There are other battery mounts, but the V-lock is one of the most valuable. While fixing the plates, remember to keep clearance on the battery door under the camera, it’s easy to overlook this detail. It may not be the end of the world, but you’re better off with the option to open it easily, and if you decide to power the camera with a dummy battery, it would be better to have access.

On a bigger cinema camera, you would mount easily a full V-lock battery, but on small mirrorless like this one, it would be way too much. Hence, the IndiPRO Tools Micro Series V-Mount compact V-lock battery is a godsend. It balances well the rig once mounted on the plate and has even a USB port if you need to feed the monitor.

On the Sony A7III, you may use the USB connection to power the camera, but it has some quirks. The first that comes to mind is the limit of the 2amps of maximum power absorption. Instead, you could go with a dummy battery with a D-tap connection that goes to V-lock plate, making an efficient and streamlined rig.

Using the friction arm you can place your monitor where you like it the most. In this case, we have an Atomos Ninja V monitor/recorder. Gerald’s choice of keeping it in the middle is good for the balance of the whole rig. Other options would make the weight lean in one direction. This way instead, it’s all more steady.

The inconvenience, though, is that you lose sight of the camera LCD. Depending on how much you access the menus during shooting this can become a big no-no.

To power the Atomos monitor, you can use a handy little adapter that goes from D-Tap to dummy Sony NPF, leaving also a USB socket available, so even if you don’t have one of those new V-locks with USB, there is still the option available. On top of this combo, you can mount a portable light, like the Aputure AL-F7.

It uses that USB port and it’s light and powerful. Plus, you can swivel it around easily to get the perfect setup. The last step you should consider is cable management. The pile of wires going up and down not only clutters the rig visually, but it may also impede movement or you may risk to get caught somewhere and tear it down. A few velcro straps will do the trick, making the final assembly nice and tidy.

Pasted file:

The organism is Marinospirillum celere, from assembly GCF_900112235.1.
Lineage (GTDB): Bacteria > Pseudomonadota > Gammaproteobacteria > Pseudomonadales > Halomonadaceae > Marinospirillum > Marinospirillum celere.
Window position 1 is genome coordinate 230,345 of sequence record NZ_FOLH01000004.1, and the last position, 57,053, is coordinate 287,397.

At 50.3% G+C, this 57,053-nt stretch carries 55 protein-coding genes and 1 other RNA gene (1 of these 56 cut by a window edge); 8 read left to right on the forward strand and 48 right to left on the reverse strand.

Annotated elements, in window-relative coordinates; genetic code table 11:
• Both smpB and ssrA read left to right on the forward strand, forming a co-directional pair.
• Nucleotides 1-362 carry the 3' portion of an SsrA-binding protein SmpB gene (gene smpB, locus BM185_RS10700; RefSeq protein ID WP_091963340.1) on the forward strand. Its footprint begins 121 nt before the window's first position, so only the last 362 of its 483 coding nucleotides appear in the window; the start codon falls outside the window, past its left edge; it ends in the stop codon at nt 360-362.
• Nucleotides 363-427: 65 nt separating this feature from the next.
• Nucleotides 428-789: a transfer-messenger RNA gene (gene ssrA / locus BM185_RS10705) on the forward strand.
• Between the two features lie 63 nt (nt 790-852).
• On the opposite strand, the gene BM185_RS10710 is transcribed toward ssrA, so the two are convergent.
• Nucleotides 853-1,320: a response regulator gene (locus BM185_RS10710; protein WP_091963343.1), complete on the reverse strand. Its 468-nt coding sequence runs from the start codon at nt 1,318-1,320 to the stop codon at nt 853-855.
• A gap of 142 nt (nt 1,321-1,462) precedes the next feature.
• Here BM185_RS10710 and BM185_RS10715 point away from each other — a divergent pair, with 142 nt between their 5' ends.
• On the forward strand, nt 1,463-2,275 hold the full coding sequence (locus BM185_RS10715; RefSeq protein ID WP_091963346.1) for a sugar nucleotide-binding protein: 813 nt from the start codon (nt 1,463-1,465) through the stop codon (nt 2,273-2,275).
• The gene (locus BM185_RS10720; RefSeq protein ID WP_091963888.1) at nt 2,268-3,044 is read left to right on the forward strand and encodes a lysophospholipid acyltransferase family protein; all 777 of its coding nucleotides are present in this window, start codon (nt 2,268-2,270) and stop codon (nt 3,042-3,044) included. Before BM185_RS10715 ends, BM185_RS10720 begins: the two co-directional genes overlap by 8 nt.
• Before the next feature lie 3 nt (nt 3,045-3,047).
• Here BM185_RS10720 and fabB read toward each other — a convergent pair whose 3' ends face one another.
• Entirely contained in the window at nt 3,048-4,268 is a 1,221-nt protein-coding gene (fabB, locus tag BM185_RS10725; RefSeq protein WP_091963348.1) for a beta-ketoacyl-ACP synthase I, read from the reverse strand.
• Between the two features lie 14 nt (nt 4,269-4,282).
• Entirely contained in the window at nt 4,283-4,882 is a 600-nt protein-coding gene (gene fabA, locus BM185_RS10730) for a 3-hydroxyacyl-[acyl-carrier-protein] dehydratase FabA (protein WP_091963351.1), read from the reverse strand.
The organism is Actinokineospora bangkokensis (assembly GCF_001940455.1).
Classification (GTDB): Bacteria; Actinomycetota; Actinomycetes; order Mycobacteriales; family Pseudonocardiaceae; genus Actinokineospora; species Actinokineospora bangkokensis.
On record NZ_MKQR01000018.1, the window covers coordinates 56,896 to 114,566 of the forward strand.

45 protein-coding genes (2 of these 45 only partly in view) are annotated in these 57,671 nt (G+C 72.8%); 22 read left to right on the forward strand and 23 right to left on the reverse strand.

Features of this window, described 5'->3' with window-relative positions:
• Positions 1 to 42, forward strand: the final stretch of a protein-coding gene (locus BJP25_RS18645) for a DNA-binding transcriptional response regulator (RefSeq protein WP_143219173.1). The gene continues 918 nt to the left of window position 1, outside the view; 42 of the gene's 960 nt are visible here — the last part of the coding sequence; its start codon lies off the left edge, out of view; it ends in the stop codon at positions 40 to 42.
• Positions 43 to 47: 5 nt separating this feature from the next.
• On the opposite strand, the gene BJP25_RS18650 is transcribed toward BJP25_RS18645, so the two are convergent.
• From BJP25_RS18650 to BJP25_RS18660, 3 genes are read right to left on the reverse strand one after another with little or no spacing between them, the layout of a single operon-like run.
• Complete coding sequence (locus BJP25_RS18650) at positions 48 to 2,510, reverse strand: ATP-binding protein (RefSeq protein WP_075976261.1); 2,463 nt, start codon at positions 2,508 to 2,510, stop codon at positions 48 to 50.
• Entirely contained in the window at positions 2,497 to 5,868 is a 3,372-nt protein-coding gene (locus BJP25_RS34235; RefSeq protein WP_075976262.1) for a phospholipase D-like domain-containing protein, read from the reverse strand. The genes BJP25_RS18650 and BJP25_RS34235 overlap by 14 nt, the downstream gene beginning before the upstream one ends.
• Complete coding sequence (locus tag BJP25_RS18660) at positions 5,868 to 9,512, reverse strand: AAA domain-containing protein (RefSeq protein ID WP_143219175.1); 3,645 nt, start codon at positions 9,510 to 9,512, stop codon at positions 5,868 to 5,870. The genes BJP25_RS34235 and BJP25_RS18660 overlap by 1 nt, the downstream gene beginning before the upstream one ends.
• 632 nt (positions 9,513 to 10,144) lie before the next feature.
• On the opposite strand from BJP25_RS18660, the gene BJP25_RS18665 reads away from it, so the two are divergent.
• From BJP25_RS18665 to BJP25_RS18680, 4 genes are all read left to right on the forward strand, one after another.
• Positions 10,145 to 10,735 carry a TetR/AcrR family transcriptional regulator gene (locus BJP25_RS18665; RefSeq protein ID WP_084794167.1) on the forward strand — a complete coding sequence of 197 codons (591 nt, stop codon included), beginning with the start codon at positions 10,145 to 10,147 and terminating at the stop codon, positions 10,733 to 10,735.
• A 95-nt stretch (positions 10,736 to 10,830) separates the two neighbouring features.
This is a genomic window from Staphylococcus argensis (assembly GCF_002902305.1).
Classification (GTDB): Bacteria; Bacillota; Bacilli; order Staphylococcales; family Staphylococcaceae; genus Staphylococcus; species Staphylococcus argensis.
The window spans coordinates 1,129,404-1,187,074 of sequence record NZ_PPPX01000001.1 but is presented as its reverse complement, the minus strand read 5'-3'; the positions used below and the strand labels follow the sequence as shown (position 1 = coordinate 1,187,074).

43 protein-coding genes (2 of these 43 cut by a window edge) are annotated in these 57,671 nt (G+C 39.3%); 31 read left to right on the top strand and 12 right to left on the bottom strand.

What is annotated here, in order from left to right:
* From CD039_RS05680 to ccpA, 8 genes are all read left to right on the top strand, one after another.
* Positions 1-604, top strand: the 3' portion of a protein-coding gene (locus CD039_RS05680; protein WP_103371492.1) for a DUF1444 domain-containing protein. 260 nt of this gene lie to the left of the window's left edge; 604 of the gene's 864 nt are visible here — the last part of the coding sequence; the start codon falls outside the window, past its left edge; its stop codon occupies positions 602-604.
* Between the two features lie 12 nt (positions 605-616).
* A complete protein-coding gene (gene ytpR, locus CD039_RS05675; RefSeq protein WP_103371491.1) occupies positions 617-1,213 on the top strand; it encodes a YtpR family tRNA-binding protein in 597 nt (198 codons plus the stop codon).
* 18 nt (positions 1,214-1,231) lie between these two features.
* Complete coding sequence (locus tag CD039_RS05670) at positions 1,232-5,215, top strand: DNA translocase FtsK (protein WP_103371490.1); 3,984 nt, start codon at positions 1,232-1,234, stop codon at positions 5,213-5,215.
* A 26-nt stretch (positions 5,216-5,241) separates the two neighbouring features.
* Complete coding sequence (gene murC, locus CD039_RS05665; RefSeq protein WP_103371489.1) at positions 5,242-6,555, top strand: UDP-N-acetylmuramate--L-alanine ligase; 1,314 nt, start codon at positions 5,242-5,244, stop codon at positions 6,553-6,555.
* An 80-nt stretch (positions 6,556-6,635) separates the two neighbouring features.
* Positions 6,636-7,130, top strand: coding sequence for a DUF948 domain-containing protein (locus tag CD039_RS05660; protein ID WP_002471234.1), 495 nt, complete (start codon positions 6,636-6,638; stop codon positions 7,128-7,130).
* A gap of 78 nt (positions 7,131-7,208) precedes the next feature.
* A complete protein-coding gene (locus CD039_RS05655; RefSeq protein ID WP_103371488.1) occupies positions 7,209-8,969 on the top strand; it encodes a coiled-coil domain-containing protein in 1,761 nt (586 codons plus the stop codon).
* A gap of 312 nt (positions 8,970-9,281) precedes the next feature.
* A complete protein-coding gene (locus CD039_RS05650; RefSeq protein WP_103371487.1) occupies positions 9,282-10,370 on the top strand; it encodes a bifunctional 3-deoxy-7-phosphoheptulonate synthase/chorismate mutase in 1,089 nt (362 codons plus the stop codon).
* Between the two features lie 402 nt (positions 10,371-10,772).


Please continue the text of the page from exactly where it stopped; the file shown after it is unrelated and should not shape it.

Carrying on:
Let’s get to the conclusion. This particular rig provides a ton of options the main one being the ability to shoot at least 3.45 hours, and up to 4.30 hours depending on how many accessories you set up, and that’s on the smallest V-lock battery available. But if you opt for a full V-lock, you can easily hit the eight-hour mark! That is indeed impressive.

The weight is not to be toss aside easily, we’re talking about 4.5kg here (almost 9 pounds) and although it may be less than expected, it’s still quite much. Sure, your tripod movement will be more stable, as will your handheld, but the time you can sustain such a weight is not that long. Therefore, if you plan on shooting handheld, you should consider some kind of shoulder pad. So, the rig is ready, time to shoot! Let us know what do you think of this configuration in the comments below.

[source: Gerald Undone]